OLYMPIA – The Senate Health and Long Term Care committee held a public hearing today on a bill from State Sen. Marko Liias, D-Lynnwood, that would require restaurants to offer healthier drink options for any children’s meal on the menu that includes a beverage.
SB 6455 would require the default beverage that comes with a children’s meal offered in a restaurant to be either:
- Water, sparkling water, or flavored water with no added natural or artificial sweeteners;
- Unflavored milk; or
- Any other non-dairy alternative that contains fewer than 130 calories per container or serving.
“Kids learn a lot at a young age,” said Liias. “If we can teach them healthier habits when they’re young, they’re much more likely to make healthier choices when they become adults.” [Click here for MP3 audio file]
Liias introduced the bill as an effort to reduce child obesity rates and address a steadily worsening public health issue.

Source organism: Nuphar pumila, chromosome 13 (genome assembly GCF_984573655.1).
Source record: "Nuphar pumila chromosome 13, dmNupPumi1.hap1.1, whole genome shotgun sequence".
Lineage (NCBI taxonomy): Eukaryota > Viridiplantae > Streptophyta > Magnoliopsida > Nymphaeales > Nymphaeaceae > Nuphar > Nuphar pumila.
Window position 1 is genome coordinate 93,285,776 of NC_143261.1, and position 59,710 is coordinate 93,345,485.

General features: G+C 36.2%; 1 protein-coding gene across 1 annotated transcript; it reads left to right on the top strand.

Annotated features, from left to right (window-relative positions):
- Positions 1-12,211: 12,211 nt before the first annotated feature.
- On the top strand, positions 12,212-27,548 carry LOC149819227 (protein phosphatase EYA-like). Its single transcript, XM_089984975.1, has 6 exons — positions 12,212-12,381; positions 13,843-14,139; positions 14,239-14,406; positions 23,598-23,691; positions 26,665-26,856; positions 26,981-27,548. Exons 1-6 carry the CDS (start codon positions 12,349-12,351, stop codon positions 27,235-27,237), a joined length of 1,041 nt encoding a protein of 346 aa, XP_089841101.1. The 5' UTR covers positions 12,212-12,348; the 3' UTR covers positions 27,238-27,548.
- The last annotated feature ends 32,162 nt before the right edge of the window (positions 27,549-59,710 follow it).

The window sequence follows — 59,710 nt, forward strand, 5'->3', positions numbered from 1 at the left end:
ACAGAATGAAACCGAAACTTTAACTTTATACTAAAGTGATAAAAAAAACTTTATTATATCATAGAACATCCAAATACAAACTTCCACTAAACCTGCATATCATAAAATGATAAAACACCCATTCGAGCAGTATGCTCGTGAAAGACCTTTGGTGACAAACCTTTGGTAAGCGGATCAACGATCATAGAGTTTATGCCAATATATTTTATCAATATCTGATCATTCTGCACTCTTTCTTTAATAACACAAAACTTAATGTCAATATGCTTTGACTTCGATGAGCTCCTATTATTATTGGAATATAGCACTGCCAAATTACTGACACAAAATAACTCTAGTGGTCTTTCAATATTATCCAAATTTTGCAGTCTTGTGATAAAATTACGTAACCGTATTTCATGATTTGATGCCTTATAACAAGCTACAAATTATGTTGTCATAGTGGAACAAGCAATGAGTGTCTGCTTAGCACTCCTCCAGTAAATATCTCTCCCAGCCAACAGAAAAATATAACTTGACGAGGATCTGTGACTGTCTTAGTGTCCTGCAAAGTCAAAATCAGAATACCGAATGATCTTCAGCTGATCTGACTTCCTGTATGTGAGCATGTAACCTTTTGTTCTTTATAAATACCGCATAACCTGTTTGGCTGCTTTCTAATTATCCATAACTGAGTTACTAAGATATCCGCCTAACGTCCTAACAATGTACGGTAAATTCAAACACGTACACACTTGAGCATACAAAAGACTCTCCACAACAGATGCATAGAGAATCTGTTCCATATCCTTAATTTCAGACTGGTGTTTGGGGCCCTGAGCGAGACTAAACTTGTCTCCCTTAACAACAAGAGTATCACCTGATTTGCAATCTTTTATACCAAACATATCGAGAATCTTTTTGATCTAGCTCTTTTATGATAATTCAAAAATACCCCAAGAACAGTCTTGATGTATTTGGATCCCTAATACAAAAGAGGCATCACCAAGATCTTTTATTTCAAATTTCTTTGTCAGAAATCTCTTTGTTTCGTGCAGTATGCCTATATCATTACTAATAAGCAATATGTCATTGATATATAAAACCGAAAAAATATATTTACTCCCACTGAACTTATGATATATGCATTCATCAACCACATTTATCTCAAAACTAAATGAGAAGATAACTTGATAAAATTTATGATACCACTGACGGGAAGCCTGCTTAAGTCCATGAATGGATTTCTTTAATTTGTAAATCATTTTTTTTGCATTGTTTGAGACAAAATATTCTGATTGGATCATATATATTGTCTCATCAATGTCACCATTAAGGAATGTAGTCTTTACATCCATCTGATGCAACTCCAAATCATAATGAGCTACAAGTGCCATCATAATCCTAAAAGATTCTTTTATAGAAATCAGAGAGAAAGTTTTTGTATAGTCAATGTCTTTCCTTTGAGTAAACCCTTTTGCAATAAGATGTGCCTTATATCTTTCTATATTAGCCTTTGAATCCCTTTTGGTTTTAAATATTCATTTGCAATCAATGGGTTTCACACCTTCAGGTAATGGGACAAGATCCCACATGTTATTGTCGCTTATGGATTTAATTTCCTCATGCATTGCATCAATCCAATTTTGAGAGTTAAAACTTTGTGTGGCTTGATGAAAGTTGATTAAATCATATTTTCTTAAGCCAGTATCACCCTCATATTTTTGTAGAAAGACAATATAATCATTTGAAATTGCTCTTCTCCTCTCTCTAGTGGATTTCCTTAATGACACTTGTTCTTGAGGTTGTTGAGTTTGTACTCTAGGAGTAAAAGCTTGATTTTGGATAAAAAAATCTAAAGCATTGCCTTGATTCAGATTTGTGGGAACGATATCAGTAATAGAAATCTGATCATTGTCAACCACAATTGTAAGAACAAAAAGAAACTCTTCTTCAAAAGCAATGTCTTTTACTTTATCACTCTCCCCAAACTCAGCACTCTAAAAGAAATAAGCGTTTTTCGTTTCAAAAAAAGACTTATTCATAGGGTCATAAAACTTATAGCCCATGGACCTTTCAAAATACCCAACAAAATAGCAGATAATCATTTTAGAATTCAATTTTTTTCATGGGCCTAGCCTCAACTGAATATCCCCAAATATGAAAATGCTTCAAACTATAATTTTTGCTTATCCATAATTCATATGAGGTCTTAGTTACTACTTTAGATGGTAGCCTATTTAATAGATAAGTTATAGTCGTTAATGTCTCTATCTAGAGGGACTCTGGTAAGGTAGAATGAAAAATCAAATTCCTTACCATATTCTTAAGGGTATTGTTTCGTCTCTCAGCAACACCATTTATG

Liias stressed that his legislation does not prohibit restaurants from providing less healthy beverages with children’s meals upon request.
“I wanted to make that very clear in the bill. This isn’t an attempt to force restaurants to sell one product over another. There are no heavy mandates here,” said Liias. “But with obesity rates trending in the wrong direction, all ideas need to be on the table to address this serious public health issue.” [Click here for MP3 audio file]
SB 6455 was referred to the Senate Health & Long Term Care Committee where it will receive a public hearing at 8:30 a.m. Friday, Jan. 24. An identical (companion) bill — HB 2383, sponsored by Rep. Monica Stonier (D-Vancouver) — was introduced in the House of Representatives.
The bills have until Feb. 7 to be approved by their respective committees to be eligible for further consideration this session.
The 2020 legislative session is scheduled to adjourn for the year on March 12.
Obesity facts for the U.S.
- Child obesity is estimated to cost $14 billion in direct health expenses each year.
- Nearly 1 in 5 (13.7 million) children and adolescents aged 2-19 are obese.
- Obesity rates among adults in the U.S. have risen from 15 percent in 1990 to 36 percent today.
- Obesity can lead to more serious health problems including cardiovascular disease, type 2 diabetes, musculoskeletal disorders, and cancer.
* Updated 1/24/20 to reflect Sen. Liias was unable to testify at the public hearing due to a scheduling conflict.